It’s imperative to screen for breast cancer, especially as you grow older because finding the underlying breast cancer soon can significantly improve your chances of getting successful treatment. You shouldn’t wait for the lump on the breast or the symptoms to start checking for breast cancer. And while it’s recommended for women to start getting mammograms after the turn 40, you can still use the breast cancer self-examination as early as in your 20s.

Self-exams at home is a great way to pay attention to your breast and spot early signs of cancer before it advances. You can find online guides on how to perform breast cancer self-examinations which can be done in the shower, bed, and front of a mirror.

The most preferred method, according to doctors, of finding breast cancer is by using Mammograms which are X-rays that scan the breast tissue for lumps or other abnormalities. Radiologists who take your mammograms are certified to evaluate the X-ray and let you know if you should consult a breast cancer specialist. The biggest advantage of a mammogram is that it can show breast lumps up to two years before you can even feel them.


The normal age to start having mammograms is 40 but can be earlier if your doctor considers you to be in the high-risk group. According to the U.S. Preventive Services Task Force, women who are in between 50 and 74 get a mammogram every two years while the American Cancer Society suggests yearly mammograms after you cross 45.

How Is A Mammogram Test Conducted?

Getting a mammogram for the first time can be very intimidating for women, but this test is usually easy and fast. The name Mammogram is used because it X-rays the mammary glands (breasts) for lumps or other problems. There are two types of mammograms including:

  • Screening Mammogram: Are used when there are no concerning signs or symptoms of breast cancer.
  • Diagnostic Mammogram: Are used when a detailed picture of a particular area is required for diagnosis.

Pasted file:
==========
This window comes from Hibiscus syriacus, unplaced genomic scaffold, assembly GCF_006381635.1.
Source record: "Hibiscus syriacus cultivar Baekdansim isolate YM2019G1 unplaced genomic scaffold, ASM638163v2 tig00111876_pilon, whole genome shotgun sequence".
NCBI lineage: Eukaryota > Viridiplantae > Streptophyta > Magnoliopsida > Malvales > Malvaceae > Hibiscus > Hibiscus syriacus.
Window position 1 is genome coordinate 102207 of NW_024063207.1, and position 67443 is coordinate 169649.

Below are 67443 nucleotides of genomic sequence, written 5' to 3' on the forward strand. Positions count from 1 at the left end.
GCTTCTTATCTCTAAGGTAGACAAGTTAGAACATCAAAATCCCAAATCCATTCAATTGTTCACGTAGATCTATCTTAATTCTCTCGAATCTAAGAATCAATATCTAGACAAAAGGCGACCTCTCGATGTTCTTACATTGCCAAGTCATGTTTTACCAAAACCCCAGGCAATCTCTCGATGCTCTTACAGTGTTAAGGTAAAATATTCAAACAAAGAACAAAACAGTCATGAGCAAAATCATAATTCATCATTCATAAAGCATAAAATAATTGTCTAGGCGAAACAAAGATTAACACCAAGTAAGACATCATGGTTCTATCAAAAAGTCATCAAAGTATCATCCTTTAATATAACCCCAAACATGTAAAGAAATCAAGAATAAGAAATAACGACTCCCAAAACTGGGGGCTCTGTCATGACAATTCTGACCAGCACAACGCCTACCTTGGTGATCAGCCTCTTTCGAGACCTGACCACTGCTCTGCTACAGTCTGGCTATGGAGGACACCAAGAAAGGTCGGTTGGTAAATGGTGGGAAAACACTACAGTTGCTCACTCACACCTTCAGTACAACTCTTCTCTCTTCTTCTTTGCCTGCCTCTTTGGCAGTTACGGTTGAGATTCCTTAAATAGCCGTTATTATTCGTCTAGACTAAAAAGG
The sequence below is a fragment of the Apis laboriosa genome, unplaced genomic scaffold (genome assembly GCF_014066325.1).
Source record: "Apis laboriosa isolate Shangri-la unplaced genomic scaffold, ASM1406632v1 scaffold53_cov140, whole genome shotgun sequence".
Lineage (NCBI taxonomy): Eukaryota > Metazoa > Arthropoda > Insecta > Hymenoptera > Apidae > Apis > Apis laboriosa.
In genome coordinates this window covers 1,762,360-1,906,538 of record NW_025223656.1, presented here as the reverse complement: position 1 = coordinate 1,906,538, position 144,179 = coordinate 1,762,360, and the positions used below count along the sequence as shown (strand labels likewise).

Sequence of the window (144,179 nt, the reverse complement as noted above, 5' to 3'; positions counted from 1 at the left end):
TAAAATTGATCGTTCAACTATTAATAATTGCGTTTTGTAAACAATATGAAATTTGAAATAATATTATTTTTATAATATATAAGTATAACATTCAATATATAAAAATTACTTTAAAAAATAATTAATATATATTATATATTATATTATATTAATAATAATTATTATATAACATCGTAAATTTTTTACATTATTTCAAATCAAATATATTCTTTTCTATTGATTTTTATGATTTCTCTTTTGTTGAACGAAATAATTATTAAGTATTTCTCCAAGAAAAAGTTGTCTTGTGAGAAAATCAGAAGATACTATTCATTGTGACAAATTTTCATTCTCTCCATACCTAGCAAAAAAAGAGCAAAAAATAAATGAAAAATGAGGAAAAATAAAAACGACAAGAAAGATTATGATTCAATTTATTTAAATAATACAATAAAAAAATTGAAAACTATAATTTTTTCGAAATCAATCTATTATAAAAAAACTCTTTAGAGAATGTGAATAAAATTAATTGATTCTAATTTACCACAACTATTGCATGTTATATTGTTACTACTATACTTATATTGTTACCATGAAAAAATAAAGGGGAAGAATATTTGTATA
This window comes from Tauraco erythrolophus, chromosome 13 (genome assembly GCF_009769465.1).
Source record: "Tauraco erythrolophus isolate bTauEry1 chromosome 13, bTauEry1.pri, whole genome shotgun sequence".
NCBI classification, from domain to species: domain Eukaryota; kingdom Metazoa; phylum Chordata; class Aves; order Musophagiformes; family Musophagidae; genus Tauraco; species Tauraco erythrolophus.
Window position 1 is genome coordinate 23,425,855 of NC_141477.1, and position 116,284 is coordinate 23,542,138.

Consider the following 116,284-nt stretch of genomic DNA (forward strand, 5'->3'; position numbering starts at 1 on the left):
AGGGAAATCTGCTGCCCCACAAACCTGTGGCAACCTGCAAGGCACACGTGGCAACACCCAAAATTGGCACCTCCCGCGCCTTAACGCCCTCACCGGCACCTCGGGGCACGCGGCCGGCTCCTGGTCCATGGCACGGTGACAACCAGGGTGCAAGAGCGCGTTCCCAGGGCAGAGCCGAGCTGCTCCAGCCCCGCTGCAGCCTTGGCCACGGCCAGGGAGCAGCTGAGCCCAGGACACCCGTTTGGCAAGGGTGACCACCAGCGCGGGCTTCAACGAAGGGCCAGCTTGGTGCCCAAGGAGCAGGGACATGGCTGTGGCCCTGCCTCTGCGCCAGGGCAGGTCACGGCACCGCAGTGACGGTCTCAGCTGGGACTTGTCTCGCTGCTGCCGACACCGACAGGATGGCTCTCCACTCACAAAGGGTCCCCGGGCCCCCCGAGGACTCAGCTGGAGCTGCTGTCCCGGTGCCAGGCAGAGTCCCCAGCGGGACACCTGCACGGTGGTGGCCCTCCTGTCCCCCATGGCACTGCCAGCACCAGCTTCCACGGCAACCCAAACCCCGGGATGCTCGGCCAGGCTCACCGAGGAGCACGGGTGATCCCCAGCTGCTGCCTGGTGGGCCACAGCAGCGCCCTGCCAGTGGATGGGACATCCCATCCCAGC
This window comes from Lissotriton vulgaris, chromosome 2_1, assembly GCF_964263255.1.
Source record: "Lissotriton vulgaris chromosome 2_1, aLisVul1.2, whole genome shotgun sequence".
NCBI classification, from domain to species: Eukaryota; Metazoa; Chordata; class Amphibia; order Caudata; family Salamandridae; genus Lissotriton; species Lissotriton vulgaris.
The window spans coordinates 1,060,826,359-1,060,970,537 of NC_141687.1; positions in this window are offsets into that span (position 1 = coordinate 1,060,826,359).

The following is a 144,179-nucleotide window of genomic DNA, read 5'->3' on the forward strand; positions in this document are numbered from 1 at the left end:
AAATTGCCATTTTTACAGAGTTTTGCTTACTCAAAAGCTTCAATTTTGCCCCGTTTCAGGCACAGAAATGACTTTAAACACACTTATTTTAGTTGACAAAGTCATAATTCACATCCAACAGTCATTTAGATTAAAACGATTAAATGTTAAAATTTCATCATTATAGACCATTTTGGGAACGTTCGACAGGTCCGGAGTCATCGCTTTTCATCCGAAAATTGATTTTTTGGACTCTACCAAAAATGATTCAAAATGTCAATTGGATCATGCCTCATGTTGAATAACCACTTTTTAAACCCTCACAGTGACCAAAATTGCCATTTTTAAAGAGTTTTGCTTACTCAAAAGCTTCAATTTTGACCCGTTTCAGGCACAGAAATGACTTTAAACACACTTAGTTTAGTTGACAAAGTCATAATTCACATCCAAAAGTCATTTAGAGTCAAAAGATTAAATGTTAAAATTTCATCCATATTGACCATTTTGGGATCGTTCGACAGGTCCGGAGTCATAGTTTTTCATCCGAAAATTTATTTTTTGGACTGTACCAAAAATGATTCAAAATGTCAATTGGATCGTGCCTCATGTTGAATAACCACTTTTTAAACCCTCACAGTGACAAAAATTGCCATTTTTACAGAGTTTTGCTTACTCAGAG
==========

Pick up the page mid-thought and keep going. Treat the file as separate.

During a mammogram, you have to remove any jewelry that can interfere with the X-ray as well as your clothes about the waist. You will be given a paper gown to wear for the mammogram by the technologist.

You will have to place your breast on a flat plate of plastic which will be compressed with another plate by the technologist so that your breasts are compressed to avoid movement. After this, the X-ray is taken, and the same procedure is conducted on the other breast. Also note that usually, the pictures taken are from the top view and the side view of the breast to get a better picture for the radiologist during diagnosis.

Mammogram Results

After the X-rays are taken, you are asked to put your clothes back on and wait in the doctor’s office. After the X-rays are developed, the doctor or radiologist can advise you on your breast cancer diagnosis and if you need to take further steps.


Michelle is the senior most expert who writes for this website. After completing her graduation and 10+ years of practice, Michelle has been involved and known for a lot of her philanthropy work. Michelle loves spending time researching and writing her papers. She occasionally writes for us and we are extremely proud to have her as one of our editors.